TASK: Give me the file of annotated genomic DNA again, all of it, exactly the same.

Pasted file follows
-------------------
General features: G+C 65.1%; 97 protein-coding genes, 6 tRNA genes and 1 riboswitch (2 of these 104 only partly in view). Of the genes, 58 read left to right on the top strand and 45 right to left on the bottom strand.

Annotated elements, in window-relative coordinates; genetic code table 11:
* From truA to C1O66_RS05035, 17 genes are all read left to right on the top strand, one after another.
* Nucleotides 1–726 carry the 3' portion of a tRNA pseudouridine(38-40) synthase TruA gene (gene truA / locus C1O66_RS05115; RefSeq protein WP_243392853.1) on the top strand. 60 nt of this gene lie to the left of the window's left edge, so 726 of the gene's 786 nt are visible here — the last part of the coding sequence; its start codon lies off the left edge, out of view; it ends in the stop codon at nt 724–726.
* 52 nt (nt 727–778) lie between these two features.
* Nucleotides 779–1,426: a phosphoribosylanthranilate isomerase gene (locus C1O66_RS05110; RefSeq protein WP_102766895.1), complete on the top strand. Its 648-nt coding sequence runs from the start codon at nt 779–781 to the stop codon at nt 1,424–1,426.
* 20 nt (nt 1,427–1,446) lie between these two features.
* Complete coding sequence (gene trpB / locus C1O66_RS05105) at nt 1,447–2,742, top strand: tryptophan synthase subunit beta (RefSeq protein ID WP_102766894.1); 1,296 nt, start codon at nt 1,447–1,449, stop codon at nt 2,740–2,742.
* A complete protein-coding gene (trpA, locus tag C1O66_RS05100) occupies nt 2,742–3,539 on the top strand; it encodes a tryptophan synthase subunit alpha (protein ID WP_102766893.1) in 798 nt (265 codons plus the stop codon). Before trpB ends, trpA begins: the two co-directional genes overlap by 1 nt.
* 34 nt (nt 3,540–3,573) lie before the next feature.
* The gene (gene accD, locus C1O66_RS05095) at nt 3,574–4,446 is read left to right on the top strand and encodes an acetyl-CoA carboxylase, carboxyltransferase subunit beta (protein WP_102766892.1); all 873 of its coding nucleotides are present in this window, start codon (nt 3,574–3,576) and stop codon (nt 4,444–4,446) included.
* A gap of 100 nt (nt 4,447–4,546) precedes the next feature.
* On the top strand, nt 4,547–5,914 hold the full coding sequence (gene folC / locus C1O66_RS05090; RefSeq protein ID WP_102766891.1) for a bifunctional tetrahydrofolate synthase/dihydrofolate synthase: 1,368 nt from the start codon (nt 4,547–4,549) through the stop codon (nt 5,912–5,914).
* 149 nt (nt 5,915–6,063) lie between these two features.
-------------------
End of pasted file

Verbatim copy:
General features: G+C 65.1%; 97 protein-coding genes, 6 tRNA genes and 1 riboswitch (2 of these 104 only partly in view). Of the genes, 58 read left to right on the top strand and 45 right to left on the bottom strand.

Annotated elements, in window-relative coordinates; genetic code table 11:
* From truA to C1O66_RS05035, 17 genes are all read left to right on the top strand, one after another.
* Nucleotides 1–726 carry the 3' portion of a tRNA pseudouridine(38-40) synthase TruA gene (gene truA / locus C1O66_RS05115; RefSeq protein WP_243392853.1) on the top strand. 60 nt of this gene lie to the left of the window's left edge, so 726 of the gene's 786 nt are visible here — the last part of the coding sequence; its start codon lies off the left edge, out of view; it ends in the stop codon at nt 724–726.
* 52 nt (nt 727–778) lie between these two features.
* Nucleotides 779–1,426: a phosphoribosylanthranilate isomerase gene (locus C1O66_RS05110; RefSeq protein WP_102766895.1), complete on the top strand. Its 648-nt coding sequence runs from the start codon at nt 779–781 to the stop codon at nt 1,424–1,426.
* 20 nt (nt 1,427–1,446) lie between these two features.
* Complete coding sequence (gene trpB / locus C1O66_RS05105) at nt 1,447–2,742, top strand: tryptophan synthase subunit beta (RefSeq protein ID WP_102766894.1); 1,296 nt, start codon at nt 1,447–1,449, stop codon at nt 2,740–2,742.
* A complete protein-coding gene (trpA, locus tag C1O66_RS05100) occupies nt 2,742–3,539 on the top strand; it encodes a tryptophan synthase subunit alpha (protein ID WP_102766893.1) in 798 nt (265 codons plus the stop codon). Before trpB ends, trpA begins: the two co-directional genes overlap by 1 nt.
* 34 nt (nt 3,540–3,573) lie before the next feature.
* The gene (gene accD, locus C1O66_RS05095) at nt 3,574–4,446 is read left to right on the top strand and encodes an acetyl-CoA carboxylase, carboxyltransferase subunit beta (protein WP_102766892.1); all 873 of its coding nucleotides are present in this window, start codon (nt 3,574–3,576) and stop codon (nt 4,444–4,446) included.
* A gap of 100 nt (nt 4,447–4,546) precedes the next feature.
* On the top strand, nt 4,547–5,914 hold the full coding sequence (gene folC / locus C1O66_RS05090; RefSeq protein ID WP_102766891.1) for a bifunctional tetrahydrofolate synthase/dihydrofolate synthase: 1,368 nt from the start codon (nt 4,547–4,549) through the stop codon (nt 5,912–5,914).
* 149 nt (nt 5,915–6,063) lie between these two features.